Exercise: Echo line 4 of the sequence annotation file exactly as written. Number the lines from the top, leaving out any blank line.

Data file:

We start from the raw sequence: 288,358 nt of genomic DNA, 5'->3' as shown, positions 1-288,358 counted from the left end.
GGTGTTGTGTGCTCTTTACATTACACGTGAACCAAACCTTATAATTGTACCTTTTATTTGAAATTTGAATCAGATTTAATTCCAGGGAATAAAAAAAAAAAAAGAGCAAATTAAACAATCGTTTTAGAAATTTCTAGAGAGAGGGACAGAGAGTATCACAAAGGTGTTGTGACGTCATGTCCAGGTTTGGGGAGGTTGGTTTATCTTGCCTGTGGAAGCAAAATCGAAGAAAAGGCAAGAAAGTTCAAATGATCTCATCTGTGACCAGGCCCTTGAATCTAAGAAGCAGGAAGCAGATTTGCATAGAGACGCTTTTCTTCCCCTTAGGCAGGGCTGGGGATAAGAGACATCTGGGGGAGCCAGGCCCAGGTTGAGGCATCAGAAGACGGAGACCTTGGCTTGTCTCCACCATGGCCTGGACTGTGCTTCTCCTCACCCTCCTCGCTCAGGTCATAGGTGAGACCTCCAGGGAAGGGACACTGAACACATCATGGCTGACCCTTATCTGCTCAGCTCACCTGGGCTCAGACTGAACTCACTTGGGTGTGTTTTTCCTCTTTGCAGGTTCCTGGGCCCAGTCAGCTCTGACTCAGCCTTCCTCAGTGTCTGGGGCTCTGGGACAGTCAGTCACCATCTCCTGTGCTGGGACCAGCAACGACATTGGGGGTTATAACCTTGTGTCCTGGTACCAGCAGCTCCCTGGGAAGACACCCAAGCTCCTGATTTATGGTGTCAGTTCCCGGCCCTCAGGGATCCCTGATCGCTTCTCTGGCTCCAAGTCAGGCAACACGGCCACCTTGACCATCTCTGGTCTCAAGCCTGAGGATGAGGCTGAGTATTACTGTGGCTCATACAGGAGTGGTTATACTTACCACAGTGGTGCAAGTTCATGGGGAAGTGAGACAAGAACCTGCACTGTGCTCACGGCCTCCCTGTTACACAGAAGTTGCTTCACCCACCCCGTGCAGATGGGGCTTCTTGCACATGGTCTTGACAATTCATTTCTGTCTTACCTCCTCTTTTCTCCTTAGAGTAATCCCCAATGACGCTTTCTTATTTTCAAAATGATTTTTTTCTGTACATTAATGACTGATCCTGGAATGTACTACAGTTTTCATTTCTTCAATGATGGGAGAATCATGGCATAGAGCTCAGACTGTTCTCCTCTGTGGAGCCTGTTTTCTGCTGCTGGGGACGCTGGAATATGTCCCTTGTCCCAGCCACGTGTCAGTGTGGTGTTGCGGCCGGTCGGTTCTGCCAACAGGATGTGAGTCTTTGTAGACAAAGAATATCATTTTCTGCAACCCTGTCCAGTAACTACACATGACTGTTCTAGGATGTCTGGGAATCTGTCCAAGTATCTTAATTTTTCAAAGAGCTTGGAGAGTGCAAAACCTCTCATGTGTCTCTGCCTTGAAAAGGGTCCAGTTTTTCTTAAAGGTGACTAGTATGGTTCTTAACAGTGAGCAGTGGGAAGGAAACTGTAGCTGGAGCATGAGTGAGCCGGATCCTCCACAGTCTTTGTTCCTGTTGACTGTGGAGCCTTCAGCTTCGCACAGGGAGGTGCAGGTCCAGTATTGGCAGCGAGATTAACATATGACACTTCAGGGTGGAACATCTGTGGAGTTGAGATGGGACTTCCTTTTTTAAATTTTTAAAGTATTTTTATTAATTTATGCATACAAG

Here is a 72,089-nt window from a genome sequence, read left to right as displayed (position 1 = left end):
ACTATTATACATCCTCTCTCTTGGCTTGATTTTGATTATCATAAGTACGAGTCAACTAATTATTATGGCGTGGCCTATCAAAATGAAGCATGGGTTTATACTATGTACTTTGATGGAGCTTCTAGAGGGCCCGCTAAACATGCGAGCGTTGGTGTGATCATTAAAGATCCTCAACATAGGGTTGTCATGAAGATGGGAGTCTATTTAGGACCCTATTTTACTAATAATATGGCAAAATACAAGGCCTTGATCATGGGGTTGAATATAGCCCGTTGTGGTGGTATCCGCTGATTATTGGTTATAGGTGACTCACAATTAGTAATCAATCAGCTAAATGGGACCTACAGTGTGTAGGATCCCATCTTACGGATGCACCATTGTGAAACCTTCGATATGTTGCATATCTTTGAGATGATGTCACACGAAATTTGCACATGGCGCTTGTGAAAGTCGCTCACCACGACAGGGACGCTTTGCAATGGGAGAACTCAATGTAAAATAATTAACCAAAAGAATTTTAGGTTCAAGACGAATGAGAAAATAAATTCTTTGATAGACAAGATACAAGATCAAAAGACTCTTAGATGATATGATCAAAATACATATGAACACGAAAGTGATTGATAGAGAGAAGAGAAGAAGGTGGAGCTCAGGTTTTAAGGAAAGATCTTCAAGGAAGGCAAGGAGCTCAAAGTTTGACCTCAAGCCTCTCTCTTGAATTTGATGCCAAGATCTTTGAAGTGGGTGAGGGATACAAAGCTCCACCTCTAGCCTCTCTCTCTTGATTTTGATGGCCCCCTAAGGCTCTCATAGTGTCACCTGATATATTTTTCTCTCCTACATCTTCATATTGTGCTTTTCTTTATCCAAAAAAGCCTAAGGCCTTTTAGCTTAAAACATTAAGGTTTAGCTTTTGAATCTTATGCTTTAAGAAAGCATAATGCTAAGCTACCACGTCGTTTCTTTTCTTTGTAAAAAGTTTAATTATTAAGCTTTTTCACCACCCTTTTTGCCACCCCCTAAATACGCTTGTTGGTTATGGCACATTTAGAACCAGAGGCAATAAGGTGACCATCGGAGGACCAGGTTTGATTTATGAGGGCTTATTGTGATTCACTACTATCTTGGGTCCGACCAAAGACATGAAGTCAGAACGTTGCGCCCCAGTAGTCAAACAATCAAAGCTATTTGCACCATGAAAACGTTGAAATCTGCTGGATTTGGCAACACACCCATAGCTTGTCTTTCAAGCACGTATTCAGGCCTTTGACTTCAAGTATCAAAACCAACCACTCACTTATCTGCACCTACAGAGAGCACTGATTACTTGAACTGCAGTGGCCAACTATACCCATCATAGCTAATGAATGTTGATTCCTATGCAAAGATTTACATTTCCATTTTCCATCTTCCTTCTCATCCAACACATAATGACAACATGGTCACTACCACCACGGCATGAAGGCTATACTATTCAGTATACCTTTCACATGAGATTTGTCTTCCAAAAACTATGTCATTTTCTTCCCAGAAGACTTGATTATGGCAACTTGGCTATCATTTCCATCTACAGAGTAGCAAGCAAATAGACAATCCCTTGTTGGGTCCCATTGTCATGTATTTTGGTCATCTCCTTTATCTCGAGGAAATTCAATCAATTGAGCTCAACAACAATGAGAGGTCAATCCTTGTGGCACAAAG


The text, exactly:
ACTATTATACATCCTCTCTCTTGGCTTGATTTTGATTATCATAAGTACGAGTCAACTAATTATTATGGCGTGGCCTATCAAAATGAAGCATGGGTTTATACTATGTACTTTGATGGAGCTTCTAGAGGGCCCGCTAAACATGCGAGCGTTGGTGTGATCATTAAAGATCCTCAACATAGGGTTGTCATGAAGATGGGAGTCTATTTAGGACCCTATTTTACTAATAATATGGCAAAATACAAGGCCTTGATCATGGGGTTGAATATAGCCCGTTGTGGTGGTATCCGCTGATTATTGGTTATAGGTGACTCACAATTAGTAATCAATCAGCTAAATGGGACCTACAGTGTGTAGGATCCCATCTTACGGATGCACCATTGTGAAACCTTCGATATGTTGCATATCTTTGAGATGATGTCACACGAAATTTGCACATGGCGCTTGTGAAAGTCGCTCACCACGACAGGGACGCTTTGCAATGGGAGAACTCAATGTAAAATAATTAACCAAAAGAATTTTAGGTTCAAGACGAATGAGAAAATAAATTCTTTGATAGACAAGATACAAGATCAAAAGACTCTTAGATGATATGATCAAAATACATATGAACACGAAAGTGATTGATAGAGAGAAGAGAAGAAGGTGGAGCTCAGGTTTTAAGGAAAGATCTTCAAGGAAGGCAAGGAGCTCAAAGTTTGACCTCAAGCCTCTCTCTTGAATTTGATGCCAAGATCTTTGAAGTGGGTGAGGGATACAAAGCTCCACCTCTAGCCTCTCTCTCTTGATTTTGATGGCCCCCTAAGGCTCTCATAGTGTCACCTGATATATTTTTCTCTCCTACATCTTCATATTGTGCTTTTCTTTATCCAAAAAAGCCTAAGGCCTTTTAGCTTAAAACATTAAGGTTTAGCTTTTGAATCTTATGCTTTAAGAAAGCATAATGCTAAGCTACCACGTCGTTTCTTTTCTTTGTAAAAAGTTTAATTATTAAGCTTTTTCACCACCCTTTTTGCCACCCCCTAAATACGCTTGTTGGTTATGGCACATTTAGAACCAGAGGCAATAAGGTGACCATCGGAGGACCAGGTTTGATTTATGAGGGCTTATTGTGATTCACTACTATCTTGGGTCCGACCAAAGACATGAAGTCAGAACGTTGCGCCCCAGTAGTCAAACAATCAAAGCTATTTGCACCATGAAAACGTTGAAATCTGCTGGATTTGGCAACACACCCATAGCTTGTCTTTCAAGCACGTATTCAGGCCTTTGACTTCAAGTATCAAAACCAACCACTCACTTATCTGCACCTACAGAGAGCACTGATTACTTGAACTGCAGTGGCCAACTATACCCATCATAGCTAATGAATGTTGATTCCTATGCAAAGATTTACATTTCCATTTTCCATCTTCCTTCTCATCCAACACATAATGACAACATGGTCACTACCACCACGGCATGAAGGCTATACTATTCAGTATACCTTTCACATGAGATTTGTCTTCCAAAAACTATGTCATTTTCTTCCCAGAAGACTTGATTATGGCAACTTGGCTATCATTTCCATCTACAGAGTAGCAAGCAAATAGACAATCCCTTGTTGGGTCCCATTGTCATGTATTTTGGTCATCTCCTTTATCTCGAGGAAATTCAATCAATTGAGCTCAACAACAATGAGAGGTCAATCCTTGTGGCACAAAG